A number of commuter and regional airlines also served the airport at various times from the late 1970s to the late 1990s including Allegheny Commuter, Altair Airlines, Atlantic Coast Airlines operating as United Express, Business Express Airlines operating as Delta Connection, Continental Express, Empire Airlines (1976-1985), Mall Airways, Metro Airlines Northeast operating as Trans World Express, Mohawk Airlines (a later commuter air carrier version), NewAir and its predecessor New Haven Airways, Piedmont Regional Airlines operating on behalf of Piedmont Airlines (1948-1989), Pilgrim Airlines, Precision Airlines operating as Northwest Airlink, Ransome Airlines and USAir Express and its successor US Airways Express.[15] According to the OAG, turboprop and prop aircraft types operated by these smaller airlines into the airport included the ATR-42, Beechcraft 99, Beechcraft 1900C, British Aerospace BAe Jetstream 31, de Havilland Canada DHC-6 Twin Otter, de Havilland Canada DHC-7 Dash 7, de Havilland Canada DHC-8 Dash 8, Dornier 228, Embraer EMB-110 Bandeirante, Nord 262, Piper Navajo, Saab 340, Short 330, Short 360 and Swearingen Metro.

In 1994, Continental Express was operating ATR-42 turboprop service nonstop between the airport and the Continental Airlines hub located at Newark Airport.[16] By 1999 Atlantic Southeast Airlines (ASA) flying as Delta Connection was operating Canadair CRJ-200 regional jet service nonstop to the Delta Air Lines hub in Atlanta while Comair, also flying as Delta Connection, was operating Canadair CRJ-200 regional jet service nonstop to the Delta Air Lines hub in Cincinnati. Also in 1999, Continental Express was flying Embraer ERJ-145 regional jets nonstop to the Continental Airlines hub in Cleveland.[14]

In later years, Continental Express continued to serve the airport with nonstop regional jet flights to Cleveland while Continental Connection was operating nonstop turboprop flights to Albany, NY; however, both services ended in 2005. Spirit Airlines scheduled flights to several Florida cities and Detroit, before moving to LaGuardia Airport in 2001; in May 2008 the airline resumed service to Fort Lauderdale from MacArthur only to drop it soon after.[17][18] Delta Express, which had nonstops to Orlando and Fort Lauderdale, dropped MacArthur Airport in 2003 after a decline in traffic. Delta Connection regional jet service to Atlanta flown by Atlantic Southeast Airlines (ASA) on behalf of Delta Air Lines ended on May 1, 2008 following a mid-April announcement that Delta and Northwest Airlines were planning to merge – a move that led to changes for the merged airline.

As of January 2014 Southwest was operating year-round non-stops to Baltimore, Fort Lauderdale, Orlando, Tampa, and West Palm Beach, and seasonal service to Fort Myers. Allegiant Air previously operated two weekly flights on a seasonal basis to Fort Myers/Punta Gorda, FL. with McDonnell Douglas MD-80 jetliners but no longer serves the airport. PenAir began operating two daily nonstop flights to Boston in July 2013, but stopped flying to MacArthur a year later. The only legacy carrier currently serving the airport is American Airlines with Embraer ERJ-145 regional jet code share flights operated by its American Eagle Airlines regional air carrier affiliate Piedmont Airlines to Philadelphia. Service to Washington–National ended on July 2, 2014, after the merger between US Airways and American. The newly merged airline had to cut service to 17 cities from Washington–National because of an antitrust lawsuit preventing the airline from monopolizing slots at National Airport. American Airlines then reapplied for nonstop service between MacArthur Airport and Washington–National when two slots opened up at the airport. However, it was confirmed in early 2015 that the airline lost the bid for these two slots.[19]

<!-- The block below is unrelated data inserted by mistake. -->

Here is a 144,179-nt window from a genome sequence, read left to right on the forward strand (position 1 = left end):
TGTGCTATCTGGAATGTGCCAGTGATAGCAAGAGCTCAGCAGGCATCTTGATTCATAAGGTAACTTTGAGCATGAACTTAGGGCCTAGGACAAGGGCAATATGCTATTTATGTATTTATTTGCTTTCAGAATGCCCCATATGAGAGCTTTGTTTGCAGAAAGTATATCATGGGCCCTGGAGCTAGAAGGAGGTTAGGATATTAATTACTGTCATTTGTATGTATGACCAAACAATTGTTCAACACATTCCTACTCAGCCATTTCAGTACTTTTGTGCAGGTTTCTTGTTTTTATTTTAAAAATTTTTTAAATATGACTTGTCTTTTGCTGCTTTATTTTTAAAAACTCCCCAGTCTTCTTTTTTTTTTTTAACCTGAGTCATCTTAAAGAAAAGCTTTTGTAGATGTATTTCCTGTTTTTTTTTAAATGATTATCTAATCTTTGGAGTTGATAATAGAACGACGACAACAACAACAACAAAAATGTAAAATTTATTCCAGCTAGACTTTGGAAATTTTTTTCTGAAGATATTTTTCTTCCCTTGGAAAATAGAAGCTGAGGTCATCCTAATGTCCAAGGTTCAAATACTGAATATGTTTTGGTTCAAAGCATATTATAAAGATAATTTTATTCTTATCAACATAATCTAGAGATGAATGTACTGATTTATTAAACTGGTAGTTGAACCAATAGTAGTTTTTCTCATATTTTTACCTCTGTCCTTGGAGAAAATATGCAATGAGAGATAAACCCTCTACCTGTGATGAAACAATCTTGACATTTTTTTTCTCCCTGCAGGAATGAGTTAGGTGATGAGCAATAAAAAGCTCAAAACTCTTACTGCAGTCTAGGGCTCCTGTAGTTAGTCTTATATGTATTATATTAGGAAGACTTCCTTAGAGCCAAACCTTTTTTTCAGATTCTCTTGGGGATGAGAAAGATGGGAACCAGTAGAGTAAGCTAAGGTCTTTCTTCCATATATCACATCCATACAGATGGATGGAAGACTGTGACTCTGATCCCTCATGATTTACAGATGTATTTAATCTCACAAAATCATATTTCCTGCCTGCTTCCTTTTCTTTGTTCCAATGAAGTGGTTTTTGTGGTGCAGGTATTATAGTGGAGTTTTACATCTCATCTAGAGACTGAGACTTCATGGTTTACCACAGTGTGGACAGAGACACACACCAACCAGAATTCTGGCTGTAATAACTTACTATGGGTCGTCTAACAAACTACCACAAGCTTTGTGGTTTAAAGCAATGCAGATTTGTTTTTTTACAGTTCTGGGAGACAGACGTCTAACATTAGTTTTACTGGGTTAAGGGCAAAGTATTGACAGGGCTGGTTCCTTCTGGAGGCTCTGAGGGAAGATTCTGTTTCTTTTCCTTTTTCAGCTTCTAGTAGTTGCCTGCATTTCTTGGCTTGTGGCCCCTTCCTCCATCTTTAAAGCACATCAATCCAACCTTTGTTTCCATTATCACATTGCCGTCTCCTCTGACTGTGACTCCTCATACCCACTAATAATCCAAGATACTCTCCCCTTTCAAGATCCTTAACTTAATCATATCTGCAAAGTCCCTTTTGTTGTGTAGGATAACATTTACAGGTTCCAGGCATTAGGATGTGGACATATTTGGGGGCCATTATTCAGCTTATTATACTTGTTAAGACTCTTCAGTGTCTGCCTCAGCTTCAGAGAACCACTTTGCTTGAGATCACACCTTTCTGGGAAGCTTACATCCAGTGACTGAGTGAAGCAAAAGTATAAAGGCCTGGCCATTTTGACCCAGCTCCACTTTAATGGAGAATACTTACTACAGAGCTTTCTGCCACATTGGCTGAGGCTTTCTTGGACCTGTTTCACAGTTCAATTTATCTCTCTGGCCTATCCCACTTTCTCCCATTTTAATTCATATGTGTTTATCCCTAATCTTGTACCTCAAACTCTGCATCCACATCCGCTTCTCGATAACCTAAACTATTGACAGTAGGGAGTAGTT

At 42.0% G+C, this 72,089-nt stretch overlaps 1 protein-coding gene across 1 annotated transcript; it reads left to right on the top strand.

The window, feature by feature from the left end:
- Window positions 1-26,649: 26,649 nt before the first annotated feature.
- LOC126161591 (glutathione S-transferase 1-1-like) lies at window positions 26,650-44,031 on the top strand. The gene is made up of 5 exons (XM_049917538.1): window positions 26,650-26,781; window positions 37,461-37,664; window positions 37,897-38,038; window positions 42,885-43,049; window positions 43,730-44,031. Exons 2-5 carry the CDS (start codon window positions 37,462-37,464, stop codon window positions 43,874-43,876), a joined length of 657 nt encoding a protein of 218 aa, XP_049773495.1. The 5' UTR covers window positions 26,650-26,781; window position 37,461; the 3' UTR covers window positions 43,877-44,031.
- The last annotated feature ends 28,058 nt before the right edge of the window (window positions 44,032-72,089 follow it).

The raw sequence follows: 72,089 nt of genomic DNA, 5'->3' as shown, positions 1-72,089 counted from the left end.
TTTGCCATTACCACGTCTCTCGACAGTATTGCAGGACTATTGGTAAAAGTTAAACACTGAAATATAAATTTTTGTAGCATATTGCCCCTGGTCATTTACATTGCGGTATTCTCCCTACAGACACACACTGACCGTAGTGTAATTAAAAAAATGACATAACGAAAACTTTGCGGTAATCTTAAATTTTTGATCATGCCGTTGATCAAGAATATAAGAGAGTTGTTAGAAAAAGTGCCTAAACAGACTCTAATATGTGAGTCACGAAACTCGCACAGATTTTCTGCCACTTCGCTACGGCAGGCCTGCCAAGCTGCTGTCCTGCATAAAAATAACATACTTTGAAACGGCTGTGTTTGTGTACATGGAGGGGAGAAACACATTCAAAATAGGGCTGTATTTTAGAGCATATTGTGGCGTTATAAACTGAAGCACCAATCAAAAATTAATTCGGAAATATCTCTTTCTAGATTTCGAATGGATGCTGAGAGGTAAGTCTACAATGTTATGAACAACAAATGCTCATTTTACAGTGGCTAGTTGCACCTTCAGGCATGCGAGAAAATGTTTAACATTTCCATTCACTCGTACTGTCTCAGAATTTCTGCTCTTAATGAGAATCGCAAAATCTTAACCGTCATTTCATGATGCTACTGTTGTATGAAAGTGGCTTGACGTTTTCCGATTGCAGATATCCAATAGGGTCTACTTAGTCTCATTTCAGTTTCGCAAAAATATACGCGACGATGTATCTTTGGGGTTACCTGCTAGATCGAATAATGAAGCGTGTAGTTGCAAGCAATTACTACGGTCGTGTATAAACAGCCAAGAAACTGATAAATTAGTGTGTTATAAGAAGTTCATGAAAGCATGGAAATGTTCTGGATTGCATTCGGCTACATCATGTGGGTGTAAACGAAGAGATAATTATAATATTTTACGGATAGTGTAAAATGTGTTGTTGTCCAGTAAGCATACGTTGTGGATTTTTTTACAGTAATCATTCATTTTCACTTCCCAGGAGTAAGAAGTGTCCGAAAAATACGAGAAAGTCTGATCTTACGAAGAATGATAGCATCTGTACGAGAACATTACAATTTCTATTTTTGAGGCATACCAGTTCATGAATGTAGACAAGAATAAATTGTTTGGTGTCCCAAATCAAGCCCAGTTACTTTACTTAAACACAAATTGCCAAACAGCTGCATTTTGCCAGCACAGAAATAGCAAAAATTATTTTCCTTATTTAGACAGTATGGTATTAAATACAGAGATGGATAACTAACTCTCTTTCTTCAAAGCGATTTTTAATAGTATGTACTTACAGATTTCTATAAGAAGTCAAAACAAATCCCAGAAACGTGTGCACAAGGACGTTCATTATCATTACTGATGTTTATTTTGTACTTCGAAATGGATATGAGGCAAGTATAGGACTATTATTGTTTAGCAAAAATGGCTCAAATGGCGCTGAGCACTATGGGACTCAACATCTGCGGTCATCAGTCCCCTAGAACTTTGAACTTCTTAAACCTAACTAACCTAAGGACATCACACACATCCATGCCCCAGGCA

Passenger enplanements and operations[edit]

Following the September 11, 2001 attacks MacArthur Airport saw a 25% decrease in passenger traffic. Passenger traffic later increased, but they decreased again in 2006. Charts depicting annual operations and passenger enplanements are in Appendix C and D. In the year 2005 MacArthur Airport had 173,135 total operations; during this year 1,055,832 passenger were enplaned, 7.07% more than 2004. In 2006 MacArthur had 189,390 total operations with 1,138,061 passenger enplanements. The year 2007 brought total operations at MacArthur down to 184,760 but passenger enplanements increased to 1,167,515, MacArthur's highest enplanements in the last 6 years. In 2008, total operations at MacArthur were 179,230 and passenger enplanements were down to 1,048,768; in 2009, 159,736 total operations and 929,902 passenger enplanements. From 2005 to 2009 almost every category of MacArthur's operations has declined: airline, military, air taxi, and general aviation. A recent figure was released citing a 46.4% decrease from 2007 to 2012, the most loss in any small hub airport.[20]

Growth in the 21st century[edit]

FAA Airport Diagram of MacArthur Airport
Airport front drive
Construction of the new control tower on the left started in 2008 and was completed in 2010, replacing the earlier tower on the right, which was built in 1962.[21]
A Southwest Airlines Boeing 737-700 departing on Runway 24

Established about midway through the 20th century, by the end of the century MacArthur Airport had been completely transformed. Growth and expansion continued in the early years of the 21st century, but by 2014 the airport was experiencing financial difficulties.[22]